COUNSEL: My Lord, I think there is a big difference. There, we are talking about a constable whose main job was to maintain peace. It was his job to ensure that members of the public would not be beaten to death on the streets.
AN IMPORTANT ANNOUNCEMENT.
COUNSEL: My Lord, when I said this morning “yau doi”, apparently I repeatedly told your Lordship that I “have a pocket”. I, of course, did not intend to say to your Lordship that I have a pocket, although indeed I do have a pocket. I hope your Lordship understood my appalling Cantonese better than those who were born here.
COURT: Yes, yes. Thank you.
THE NEVER-ENDING WATER ANALOGY.
COURT: But once you tap on the two permissible sources, the only two taps, you are drinking up the two bottles, and once depleted, as [opposing counsel] said, “Sorry, I only have two bottles and I can only administer two bottles. If you say there was another tap, go to another tap; it has nothing to do with us. But after you drank up, we will not provide another cup.”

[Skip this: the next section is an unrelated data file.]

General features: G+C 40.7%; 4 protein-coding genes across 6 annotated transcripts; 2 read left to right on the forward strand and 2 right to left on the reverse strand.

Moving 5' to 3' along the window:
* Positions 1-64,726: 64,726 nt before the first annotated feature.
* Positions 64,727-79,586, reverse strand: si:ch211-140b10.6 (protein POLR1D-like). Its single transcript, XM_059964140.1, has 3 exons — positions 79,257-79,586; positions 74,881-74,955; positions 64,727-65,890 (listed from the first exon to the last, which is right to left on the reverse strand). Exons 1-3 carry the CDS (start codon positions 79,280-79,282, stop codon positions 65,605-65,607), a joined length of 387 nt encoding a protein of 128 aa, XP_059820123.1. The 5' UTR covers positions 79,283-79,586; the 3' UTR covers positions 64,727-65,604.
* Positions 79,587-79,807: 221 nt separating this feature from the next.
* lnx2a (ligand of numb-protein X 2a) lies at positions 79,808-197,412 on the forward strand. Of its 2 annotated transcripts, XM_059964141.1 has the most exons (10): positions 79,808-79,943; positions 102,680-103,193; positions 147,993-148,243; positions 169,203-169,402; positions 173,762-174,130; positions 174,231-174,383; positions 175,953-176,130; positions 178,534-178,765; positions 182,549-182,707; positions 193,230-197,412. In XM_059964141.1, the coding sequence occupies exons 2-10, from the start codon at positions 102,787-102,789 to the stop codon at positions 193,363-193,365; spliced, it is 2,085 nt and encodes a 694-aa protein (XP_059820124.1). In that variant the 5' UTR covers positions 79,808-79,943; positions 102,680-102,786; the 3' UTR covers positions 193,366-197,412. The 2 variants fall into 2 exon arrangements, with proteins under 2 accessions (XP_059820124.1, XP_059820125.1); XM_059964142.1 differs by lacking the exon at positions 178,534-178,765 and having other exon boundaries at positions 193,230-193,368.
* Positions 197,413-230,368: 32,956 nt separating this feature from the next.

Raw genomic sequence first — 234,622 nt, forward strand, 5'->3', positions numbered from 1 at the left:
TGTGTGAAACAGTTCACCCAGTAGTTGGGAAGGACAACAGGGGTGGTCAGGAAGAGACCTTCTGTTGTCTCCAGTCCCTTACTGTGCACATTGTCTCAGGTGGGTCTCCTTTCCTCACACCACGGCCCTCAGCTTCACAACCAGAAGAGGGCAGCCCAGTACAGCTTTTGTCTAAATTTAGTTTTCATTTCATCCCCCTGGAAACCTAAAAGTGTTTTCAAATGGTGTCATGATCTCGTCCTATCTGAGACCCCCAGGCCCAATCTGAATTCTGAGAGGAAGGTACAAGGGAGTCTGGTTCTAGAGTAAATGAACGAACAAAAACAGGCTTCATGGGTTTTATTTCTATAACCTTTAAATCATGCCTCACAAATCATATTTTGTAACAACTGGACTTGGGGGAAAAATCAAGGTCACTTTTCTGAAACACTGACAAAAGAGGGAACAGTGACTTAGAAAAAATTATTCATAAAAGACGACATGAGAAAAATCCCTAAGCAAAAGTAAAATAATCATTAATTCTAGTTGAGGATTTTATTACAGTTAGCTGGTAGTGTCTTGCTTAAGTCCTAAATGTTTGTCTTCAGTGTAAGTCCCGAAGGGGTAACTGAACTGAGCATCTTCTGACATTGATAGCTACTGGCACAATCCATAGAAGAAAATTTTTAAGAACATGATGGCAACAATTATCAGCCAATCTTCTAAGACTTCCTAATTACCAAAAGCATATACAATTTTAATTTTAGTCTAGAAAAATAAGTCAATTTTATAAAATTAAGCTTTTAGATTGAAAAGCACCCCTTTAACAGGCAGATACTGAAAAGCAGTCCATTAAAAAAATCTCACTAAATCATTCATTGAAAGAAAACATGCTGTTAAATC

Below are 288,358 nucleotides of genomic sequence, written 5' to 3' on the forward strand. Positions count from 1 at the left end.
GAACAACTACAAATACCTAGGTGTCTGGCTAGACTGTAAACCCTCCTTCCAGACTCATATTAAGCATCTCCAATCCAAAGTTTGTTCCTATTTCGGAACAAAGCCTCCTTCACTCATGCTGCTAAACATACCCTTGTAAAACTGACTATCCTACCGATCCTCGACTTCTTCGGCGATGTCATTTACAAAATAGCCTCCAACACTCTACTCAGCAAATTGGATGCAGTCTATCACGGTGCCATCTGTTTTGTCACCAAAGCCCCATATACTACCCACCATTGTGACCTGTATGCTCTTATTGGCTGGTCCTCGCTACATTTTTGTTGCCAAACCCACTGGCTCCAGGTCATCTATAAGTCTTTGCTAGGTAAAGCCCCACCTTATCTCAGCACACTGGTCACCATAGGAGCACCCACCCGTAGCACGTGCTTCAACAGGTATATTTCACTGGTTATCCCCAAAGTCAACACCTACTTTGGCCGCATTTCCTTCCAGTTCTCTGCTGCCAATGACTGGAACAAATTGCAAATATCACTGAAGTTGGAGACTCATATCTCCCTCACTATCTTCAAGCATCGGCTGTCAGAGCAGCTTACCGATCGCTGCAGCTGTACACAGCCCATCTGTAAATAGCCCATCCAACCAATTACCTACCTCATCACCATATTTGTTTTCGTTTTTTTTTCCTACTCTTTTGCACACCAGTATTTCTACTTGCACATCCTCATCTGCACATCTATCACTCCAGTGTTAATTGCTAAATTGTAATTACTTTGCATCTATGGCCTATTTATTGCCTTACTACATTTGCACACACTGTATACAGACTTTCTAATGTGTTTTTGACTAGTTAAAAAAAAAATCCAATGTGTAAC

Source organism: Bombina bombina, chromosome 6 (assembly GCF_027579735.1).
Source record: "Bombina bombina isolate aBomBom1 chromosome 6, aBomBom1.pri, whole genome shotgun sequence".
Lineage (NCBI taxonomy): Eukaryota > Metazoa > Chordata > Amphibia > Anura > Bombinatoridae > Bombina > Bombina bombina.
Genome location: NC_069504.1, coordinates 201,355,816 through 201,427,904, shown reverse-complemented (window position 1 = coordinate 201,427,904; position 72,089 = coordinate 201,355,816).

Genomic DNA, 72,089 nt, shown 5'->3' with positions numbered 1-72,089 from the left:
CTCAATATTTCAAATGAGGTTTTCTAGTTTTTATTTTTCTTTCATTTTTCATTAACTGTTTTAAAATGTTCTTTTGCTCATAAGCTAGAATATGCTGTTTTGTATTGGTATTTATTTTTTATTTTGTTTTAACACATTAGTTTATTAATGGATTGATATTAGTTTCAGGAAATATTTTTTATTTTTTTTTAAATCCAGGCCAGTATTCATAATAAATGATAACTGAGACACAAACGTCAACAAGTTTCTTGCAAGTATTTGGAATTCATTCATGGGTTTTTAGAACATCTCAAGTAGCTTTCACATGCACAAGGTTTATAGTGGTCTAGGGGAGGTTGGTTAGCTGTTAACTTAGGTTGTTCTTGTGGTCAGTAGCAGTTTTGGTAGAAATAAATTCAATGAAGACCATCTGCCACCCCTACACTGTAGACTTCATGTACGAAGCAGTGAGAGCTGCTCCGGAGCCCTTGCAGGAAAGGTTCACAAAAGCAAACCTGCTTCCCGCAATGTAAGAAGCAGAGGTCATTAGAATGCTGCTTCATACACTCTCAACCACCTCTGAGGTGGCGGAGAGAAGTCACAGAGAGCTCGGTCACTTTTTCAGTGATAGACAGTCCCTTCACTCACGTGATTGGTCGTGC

COUNSEL: Correct, sir, and the claimant’s case is exactly that. We did not drink from this bottle for the extra sip.
MOST UNFORTUNATE LITERAL SCRIPT TRANSLATION:
ANNOUNCER: Our next two presenters are two strong creative forces. In fact, we are in the uterus of one of his creations now.
HAPPY WIFE, HAPPY LIFE.
THE WITNESS: Do I have to come back tomorrow?
COURT: We will see. Is that difficult?
THE WITNESS: I can, I can.
COURT: Yes. Well —
THE WITNESS: Because I promised my wife to do something, but I can return.
COURT: All right. We’ll have to wait and see.
But this was the best one. Whatever the justice system can mete out, just remember, you’re going to get smote by the ultimate higher court anyway.
COURT: If they have some doubt that this may not be a genuine thing and they still sell it, then I think they should be condemned not just in this world —
COUNSEL: My Lord, although —
COURT: –but also by the eternal fire.
COUNSEL: Yes. Although, my Lord, I dare say that the test is not so high.
The epic corruption case seemed like it was never going to end, but of course, it did roll to a conclusion.
But not before giving me something I’ve waited my whole career for – my head in a judicial cartoon in the newspaper.
Uncanny. Is THIS my new passport photo? Hint: I’m not wearing a wig. Still can’t spot me?